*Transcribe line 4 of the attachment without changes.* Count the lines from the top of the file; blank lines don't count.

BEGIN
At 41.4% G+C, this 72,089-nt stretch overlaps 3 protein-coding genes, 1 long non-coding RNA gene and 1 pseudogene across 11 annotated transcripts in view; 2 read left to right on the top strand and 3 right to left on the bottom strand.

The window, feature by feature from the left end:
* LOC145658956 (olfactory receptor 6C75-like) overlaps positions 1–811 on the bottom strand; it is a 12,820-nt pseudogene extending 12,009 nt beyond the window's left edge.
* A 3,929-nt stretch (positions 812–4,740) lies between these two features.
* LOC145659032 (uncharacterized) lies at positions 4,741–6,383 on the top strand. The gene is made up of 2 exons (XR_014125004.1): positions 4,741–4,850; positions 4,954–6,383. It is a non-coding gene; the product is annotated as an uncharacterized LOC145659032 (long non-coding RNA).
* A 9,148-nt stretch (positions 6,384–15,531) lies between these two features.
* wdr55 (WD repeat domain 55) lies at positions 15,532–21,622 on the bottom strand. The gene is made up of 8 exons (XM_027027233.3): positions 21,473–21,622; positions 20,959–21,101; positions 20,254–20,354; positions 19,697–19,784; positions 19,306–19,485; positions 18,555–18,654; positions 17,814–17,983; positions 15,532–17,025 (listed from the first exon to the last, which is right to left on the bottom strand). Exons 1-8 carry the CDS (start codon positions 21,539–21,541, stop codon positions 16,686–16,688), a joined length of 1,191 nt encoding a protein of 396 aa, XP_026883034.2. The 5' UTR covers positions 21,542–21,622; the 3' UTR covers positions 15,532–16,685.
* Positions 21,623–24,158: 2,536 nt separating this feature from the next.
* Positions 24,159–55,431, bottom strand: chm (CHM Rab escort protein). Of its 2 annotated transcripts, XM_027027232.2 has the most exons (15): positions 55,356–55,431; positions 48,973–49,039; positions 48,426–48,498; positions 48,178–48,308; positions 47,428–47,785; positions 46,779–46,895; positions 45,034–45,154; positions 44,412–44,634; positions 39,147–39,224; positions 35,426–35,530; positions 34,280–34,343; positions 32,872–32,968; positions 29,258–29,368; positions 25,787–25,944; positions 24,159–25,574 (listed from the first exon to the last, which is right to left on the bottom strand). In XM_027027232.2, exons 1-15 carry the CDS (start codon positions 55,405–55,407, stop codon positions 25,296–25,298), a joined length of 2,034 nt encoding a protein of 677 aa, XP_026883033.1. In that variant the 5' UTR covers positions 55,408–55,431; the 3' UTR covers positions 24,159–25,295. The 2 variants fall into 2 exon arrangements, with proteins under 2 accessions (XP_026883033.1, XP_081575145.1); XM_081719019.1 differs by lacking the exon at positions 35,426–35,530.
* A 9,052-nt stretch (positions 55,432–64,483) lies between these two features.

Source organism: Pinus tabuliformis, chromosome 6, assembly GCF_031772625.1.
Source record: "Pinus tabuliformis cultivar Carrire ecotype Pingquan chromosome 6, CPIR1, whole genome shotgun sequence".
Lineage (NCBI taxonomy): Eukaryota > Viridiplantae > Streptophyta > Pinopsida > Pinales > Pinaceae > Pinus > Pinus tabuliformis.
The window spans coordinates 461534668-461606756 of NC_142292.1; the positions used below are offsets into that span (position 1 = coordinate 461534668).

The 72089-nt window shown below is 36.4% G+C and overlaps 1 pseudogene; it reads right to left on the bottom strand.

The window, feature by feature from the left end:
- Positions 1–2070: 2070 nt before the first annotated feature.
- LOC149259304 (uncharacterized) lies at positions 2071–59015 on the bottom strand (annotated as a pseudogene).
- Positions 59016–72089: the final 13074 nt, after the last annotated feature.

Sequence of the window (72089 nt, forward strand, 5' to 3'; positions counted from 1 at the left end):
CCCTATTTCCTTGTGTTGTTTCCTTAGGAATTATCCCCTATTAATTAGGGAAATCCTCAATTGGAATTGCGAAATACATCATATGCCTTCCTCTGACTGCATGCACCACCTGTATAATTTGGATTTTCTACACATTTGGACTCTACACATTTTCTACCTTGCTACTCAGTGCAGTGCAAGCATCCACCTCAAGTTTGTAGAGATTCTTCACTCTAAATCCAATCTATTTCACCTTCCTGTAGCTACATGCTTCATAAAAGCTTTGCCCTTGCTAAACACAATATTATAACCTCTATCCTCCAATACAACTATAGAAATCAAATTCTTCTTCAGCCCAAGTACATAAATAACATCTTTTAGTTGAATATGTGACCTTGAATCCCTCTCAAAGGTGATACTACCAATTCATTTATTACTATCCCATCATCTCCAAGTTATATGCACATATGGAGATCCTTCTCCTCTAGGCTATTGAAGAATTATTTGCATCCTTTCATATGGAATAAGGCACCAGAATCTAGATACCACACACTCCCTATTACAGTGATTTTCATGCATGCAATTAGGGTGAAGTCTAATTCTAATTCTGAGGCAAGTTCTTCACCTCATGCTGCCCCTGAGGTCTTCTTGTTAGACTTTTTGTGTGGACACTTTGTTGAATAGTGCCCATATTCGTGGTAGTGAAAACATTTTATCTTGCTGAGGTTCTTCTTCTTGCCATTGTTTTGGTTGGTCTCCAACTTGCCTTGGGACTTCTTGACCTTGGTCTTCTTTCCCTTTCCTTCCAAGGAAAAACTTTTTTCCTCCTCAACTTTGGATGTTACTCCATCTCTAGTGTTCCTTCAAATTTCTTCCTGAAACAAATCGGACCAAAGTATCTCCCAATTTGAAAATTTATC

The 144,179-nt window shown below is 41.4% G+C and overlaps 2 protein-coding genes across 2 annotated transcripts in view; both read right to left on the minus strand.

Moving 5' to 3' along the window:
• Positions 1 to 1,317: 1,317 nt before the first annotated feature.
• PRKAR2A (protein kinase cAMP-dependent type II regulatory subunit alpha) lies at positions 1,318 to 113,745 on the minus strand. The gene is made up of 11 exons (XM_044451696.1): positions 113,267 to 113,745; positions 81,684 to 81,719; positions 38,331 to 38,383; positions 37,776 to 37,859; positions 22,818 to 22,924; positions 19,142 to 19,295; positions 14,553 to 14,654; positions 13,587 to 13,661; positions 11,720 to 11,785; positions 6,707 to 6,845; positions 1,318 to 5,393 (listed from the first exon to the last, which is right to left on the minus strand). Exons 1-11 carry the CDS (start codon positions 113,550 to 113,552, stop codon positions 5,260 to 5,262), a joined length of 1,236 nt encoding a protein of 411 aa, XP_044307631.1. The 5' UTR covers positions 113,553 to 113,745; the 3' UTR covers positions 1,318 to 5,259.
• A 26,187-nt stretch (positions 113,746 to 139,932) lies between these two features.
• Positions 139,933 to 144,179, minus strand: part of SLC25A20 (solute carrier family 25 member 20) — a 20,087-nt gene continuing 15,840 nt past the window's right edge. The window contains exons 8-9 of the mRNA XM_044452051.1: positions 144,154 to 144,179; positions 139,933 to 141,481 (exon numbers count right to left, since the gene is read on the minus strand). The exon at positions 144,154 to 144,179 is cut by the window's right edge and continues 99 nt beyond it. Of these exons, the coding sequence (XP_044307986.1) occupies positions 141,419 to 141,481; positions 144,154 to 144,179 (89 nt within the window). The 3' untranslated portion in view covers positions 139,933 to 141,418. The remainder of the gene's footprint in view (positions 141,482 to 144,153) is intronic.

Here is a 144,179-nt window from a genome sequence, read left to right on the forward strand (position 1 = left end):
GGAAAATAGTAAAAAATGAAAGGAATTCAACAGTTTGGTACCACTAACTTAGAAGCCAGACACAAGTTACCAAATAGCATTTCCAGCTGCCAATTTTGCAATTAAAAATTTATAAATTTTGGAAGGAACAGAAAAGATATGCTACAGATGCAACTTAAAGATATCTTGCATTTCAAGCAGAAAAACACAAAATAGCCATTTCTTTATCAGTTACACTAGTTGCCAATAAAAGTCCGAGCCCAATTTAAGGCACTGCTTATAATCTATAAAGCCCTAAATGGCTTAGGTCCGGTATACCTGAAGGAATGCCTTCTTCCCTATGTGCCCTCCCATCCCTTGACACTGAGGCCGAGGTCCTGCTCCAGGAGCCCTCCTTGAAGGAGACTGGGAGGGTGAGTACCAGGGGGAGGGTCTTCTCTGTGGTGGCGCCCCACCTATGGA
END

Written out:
* A 3,929-nt stretch (positions 812–4,740) lies between these two features.